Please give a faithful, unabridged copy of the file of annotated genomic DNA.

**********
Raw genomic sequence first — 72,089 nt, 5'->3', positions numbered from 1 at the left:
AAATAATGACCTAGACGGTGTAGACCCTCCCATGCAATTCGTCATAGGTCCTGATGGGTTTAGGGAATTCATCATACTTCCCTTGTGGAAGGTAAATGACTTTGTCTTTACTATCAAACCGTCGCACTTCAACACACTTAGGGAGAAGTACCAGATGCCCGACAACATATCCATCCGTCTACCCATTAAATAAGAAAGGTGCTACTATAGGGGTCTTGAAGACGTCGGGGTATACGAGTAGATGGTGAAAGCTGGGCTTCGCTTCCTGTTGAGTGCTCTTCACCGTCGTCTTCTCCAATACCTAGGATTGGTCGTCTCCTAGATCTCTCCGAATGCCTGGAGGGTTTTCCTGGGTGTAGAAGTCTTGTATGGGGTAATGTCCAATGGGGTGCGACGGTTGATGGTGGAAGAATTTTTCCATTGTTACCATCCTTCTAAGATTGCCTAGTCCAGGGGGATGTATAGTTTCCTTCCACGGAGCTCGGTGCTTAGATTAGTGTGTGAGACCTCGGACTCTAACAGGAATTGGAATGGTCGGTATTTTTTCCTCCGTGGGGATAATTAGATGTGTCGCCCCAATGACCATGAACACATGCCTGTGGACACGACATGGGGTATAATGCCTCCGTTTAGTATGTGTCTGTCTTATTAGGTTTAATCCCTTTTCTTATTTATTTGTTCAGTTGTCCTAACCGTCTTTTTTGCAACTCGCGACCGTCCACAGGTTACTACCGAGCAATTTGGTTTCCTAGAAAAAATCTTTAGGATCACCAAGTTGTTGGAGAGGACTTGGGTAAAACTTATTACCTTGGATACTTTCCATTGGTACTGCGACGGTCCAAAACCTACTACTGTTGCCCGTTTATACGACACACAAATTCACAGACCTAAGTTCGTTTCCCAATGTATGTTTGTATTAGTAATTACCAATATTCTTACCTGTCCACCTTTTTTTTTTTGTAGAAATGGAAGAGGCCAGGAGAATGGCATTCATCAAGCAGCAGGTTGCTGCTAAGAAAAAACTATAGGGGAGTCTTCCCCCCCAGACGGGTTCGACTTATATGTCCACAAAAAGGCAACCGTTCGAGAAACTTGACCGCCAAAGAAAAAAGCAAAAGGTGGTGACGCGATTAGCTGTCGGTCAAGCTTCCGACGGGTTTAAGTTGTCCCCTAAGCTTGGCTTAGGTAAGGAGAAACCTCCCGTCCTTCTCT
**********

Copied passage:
Raw genomic sequence first — 72,089 nt, 5'->3', positions numbered from 1 at the left:
AAATAATGACCTAGACGGTGTAGACCCTCCCATGCAATTCGTCATAGGTCCTGATGGGTTTAGGGAATTCATCATACTTCCCTTGTGGAAGGTAAATGACTTTGTCTTTACTATCAAACCGTCGCACTTCAACACACTTAGGGAGAAGTACCAGATGCCCGACAACATATCCATCCGTCTACCCATTAAATAAGAAAGGTGCTACTATAGGGGTCTTGAAGACGTCGGGGTATACGAGTAGATGGTGAAAGCTGGGCTTCGCTTCCTGTTGAGTGCTCTTCACCGTCGTCTTCTCCAATACCTAGGATTGGTCGTCTCCTAGATCTCTCCGAATGCCTGGAGGGTTTTCCTGGGTGTAGAAGTCTTGTATGGGGTAATGTCCAATGGGGTGCGACGGTTGATGGTGGAAGAATTTTTCCATTGTTACCATCCTTCTAAGATTGCCTAGTCCAGGGGGATGTATAGTTTCCTTCCACGGAGCTCGGTGCTTAGATTAGTGTGTGAGACCTCGGACTCTAACAGGAATTGGAATGGTCGGTATTTTTTCCTCCGTGGGGATAATTAGATGTGTCGCCCCAATGACCATGAACACATGCCTGTGGACACGACATGGGGTATAATGCCTCCGTTTAGTATGTGTCTGTCTTATTAGGTTTAATCCCTTTTCTTATTTATTTGTTCAGTTGTCCTAACCGTCTTTTTTGCAACTCGCGACCGTCCACAGGTTACTACCGAGCAATTTGGTTTCCTAGAAAAAATCTTTAGGATCACCAAGTTGTTGGAGAGGACTTGGGTAAAACTTATTACCTTGGATACTTTCCATTGGTACTGCGACGGTCCAAAACCTACTACTGTTGCCCGTTTATACGACACACAAATTCACAGACCTAAGTTCGTTTCCCAATGTATGTTTGTATTAGTAATTACCAATATTCTTACCTGTCCACCTTTTTTTTTTTGTAGAAATGGAAGAGGCCAGGAGAATGGCATTCATCAAGCAGCAGGTTGCTGCTAAGAAAAAACTATAGGGGAGTCTTCCCCCCCAGACGGGTTCGACTTATATGTCCACAAAAAGGCAACCGTTCGAGAAACTTGACCGCCAAAGAAAAAAGCAAAAGGTGGTGACGCGATTAGCTGTCGGTCAAGCTTCCGACGGGTTTAAGTTGTCCCCTAAGCTTGGCTTAGGTAAGGAGAAACCTCCCGTCCTTCTCT